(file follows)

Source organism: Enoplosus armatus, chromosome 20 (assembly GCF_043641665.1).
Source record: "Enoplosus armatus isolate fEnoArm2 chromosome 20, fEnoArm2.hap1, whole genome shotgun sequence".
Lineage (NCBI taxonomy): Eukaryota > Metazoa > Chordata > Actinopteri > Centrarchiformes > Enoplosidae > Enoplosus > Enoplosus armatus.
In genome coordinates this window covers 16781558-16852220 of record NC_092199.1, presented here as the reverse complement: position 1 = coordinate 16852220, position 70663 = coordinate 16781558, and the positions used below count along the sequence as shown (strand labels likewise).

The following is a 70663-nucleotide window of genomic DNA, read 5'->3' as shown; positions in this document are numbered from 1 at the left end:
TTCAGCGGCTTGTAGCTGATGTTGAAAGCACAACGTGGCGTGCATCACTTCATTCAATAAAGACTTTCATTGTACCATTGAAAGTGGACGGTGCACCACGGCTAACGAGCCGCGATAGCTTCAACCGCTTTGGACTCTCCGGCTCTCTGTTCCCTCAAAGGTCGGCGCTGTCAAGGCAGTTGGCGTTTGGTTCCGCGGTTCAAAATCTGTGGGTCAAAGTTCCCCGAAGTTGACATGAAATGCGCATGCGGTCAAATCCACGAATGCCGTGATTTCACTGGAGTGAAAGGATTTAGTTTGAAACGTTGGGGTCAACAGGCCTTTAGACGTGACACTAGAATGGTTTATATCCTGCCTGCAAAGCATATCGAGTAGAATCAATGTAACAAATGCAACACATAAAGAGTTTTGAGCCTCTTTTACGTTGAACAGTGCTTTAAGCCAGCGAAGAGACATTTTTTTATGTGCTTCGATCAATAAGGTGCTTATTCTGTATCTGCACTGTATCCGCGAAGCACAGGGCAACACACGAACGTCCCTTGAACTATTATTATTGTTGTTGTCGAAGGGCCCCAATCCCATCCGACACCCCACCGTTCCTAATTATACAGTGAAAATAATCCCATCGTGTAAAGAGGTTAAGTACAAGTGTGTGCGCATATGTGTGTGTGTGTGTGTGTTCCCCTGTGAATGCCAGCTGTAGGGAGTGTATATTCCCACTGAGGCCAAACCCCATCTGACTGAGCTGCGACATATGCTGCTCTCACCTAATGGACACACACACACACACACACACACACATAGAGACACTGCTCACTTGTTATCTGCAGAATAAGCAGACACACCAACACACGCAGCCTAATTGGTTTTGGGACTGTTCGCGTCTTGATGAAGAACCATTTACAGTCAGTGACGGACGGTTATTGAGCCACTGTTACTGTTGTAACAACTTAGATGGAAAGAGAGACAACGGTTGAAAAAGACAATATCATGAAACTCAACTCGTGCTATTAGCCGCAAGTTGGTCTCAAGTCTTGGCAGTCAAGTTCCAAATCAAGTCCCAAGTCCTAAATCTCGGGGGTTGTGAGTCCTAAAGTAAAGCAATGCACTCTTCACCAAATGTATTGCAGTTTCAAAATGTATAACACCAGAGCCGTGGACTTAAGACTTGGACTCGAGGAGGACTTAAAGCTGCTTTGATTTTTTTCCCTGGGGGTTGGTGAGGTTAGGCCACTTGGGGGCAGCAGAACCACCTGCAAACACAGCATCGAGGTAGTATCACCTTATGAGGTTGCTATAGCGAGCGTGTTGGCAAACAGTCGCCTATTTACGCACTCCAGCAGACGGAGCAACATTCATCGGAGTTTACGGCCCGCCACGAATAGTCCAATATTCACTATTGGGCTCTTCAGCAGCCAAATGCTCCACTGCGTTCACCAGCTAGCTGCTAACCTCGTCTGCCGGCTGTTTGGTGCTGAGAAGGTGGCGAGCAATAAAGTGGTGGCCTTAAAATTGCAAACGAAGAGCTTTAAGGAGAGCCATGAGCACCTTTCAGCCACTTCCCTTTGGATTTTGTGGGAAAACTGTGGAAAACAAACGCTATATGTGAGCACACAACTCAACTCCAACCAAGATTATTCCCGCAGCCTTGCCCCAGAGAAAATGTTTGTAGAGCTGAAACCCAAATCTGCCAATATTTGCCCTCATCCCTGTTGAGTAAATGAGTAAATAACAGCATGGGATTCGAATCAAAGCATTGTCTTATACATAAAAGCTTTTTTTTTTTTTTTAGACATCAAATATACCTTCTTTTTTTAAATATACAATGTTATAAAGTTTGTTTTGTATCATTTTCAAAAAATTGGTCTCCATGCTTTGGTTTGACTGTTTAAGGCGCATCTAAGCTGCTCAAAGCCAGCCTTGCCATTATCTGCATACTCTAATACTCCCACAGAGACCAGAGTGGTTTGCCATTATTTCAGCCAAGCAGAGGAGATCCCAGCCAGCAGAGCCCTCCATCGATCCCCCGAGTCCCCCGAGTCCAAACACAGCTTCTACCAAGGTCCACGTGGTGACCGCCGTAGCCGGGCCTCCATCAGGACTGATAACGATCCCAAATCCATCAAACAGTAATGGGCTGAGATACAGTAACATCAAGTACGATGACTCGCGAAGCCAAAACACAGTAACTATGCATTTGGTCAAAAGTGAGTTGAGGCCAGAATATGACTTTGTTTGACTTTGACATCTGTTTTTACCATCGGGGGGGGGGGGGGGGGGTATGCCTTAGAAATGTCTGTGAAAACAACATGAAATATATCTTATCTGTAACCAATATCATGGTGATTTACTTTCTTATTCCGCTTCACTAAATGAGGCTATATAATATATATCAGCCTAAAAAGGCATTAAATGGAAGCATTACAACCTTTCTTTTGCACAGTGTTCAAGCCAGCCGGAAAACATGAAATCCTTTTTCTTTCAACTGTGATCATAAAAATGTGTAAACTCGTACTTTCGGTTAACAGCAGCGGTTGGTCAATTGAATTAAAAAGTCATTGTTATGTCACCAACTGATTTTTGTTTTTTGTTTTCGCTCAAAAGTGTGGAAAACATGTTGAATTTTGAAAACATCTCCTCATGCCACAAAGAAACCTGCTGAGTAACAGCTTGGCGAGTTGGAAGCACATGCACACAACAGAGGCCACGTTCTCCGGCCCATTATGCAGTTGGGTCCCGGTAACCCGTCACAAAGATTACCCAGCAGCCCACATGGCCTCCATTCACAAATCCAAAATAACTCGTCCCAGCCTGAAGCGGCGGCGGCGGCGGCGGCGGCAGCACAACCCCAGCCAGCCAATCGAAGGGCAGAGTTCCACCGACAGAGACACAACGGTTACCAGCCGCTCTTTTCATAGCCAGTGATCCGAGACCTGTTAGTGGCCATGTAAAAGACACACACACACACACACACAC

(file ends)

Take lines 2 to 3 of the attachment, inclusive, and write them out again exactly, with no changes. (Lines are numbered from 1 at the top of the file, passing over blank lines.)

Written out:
Source record: "Enoplosus armatus isolate fEnoArm2 chromosome 20, fEnoArm2.hap1, whole genome shotgun sequence".
Lineage (NCBI taxonomy): Eukaryota > Metazoa > Chordata > Actinopteri > Centrarchiformes > Enoplosidae > Enoplosus > Enoplosus armatus.